• Eastern Cape Rising Sun

If content is King, then the platform is Queen

Updated: Jan 28

By Khuthala Nandipha

The film industry generates approximately R12.2 billion per year and has increased the number of people it employs twice over, according to the National Film and Video Foundation. This was the leading narrative at the launch of the 5th Eastern Cape Film festival in East London last Tuesday supported by the Department of Sport, Recreation, Arts & Culture, for the first time.

The festival will be held over four days, on March 25 -28, in East London. Leading the pack, Uitenhage born Nceba Mqolomba, the founding member of the festival which started five years ago at the Steve Biko Centre in Ginsberg, says this is the first year where there is a solid funding model.

His passion has ensured that he hosts a six-day festival every year across the province from King Williams Town, East London to Makhanda. The former TV producer believes in growing talent of his home province, so much that he relocated and left a thriving TV career in Joburg to start this festival.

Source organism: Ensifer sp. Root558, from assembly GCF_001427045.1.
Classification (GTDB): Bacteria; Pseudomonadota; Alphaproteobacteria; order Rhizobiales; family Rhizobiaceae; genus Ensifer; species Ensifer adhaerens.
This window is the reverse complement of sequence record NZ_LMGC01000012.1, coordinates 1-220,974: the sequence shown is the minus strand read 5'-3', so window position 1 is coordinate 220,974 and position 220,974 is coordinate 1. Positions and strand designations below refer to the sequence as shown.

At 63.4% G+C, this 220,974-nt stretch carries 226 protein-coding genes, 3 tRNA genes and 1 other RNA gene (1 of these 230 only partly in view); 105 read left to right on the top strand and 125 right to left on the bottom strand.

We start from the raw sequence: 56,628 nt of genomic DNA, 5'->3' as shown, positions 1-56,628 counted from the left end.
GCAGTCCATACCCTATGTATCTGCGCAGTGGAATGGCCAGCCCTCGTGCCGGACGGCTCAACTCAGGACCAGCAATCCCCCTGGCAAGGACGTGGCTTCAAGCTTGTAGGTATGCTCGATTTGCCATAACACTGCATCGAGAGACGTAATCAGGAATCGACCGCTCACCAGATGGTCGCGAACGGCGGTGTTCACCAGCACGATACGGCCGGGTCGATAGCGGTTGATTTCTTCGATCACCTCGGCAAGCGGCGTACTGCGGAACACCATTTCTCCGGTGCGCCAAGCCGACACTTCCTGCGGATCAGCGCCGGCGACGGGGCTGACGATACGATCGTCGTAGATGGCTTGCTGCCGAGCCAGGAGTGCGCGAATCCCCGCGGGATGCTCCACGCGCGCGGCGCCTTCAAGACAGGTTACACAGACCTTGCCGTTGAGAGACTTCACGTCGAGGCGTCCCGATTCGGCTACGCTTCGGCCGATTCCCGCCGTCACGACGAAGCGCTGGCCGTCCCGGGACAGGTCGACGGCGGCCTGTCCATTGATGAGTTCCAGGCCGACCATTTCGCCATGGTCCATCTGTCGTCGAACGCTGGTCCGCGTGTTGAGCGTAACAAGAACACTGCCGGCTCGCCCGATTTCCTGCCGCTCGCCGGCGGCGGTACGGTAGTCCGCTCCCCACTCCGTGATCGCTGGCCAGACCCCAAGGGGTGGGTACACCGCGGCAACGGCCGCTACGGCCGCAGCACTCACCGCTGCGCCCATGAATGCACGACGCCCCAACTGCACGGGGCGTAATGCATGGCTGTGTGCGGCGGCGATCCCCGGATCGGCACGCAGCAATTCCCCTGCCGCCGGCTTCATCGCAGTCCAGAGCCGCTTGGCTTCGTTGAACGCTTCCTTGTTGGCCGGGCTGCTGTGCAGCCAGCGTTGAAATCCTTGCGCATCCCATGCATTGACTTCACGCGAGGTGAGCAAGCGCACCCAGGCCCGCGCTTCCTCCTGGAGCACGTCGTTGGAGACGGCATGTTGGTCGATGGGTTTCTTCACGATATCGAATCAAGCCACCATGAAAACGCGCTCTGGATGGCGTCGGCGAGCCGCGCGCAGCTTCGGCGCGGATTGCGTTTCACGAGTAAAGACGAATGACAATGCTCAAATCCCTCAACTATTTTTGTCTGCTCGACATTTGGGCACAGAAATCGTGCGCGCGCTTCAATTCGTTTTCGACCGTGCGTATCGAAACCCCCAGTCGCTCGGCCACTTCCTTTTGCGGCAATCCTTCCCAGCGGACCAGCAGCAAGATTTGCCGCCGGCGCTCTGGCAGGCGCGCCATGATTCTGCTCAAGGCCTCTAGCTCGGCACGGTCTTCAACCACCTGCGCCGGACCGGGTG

“The EC is a gold mine; the country is dependent on this province for the bulk of its talent. We lack our own platforms; hence our theme, ‘if content is King, then the platform is Queen’. We should capitalise on all our strengths, including the fact that the province is affordable as a film destination. Budgets do not have to be mega, and this will allow us to create jobs,” he said.

Fezeka Bayeni MEC for the Department of Sport, Recreation, Arts & Culture in the province, believes that if we tell the right stories about the province of the legends, then half of the work is done.

“Ben Okri says, ‘a nation is as great as the stories it tells itself, and the stories it tells about itself.” Our fairytales growing up were not inspiring nor did they glorify us as the people. We should not be passing such stories to the next generation. Storytelling is an African tradition, so it must be preserved and used to uplift the people; teach our children morals, the lessons we have learnt in order to build the next generation.

As Okri says again, ‘a demoralised nation tells demoralised stories to itself. To poison a nation, poison its stories,” she said pledging her support to the film industry.

Mdantsane born award-winning filmmaker, Xolani Jahmil Qubeka agreed that film is a medium that helps us reflect who and what we are. “We speak on the present, past and future society, and the challenges we are facing as a community. I am very privileged to do what I do and have the support that I have. The impact is huge,” he said.






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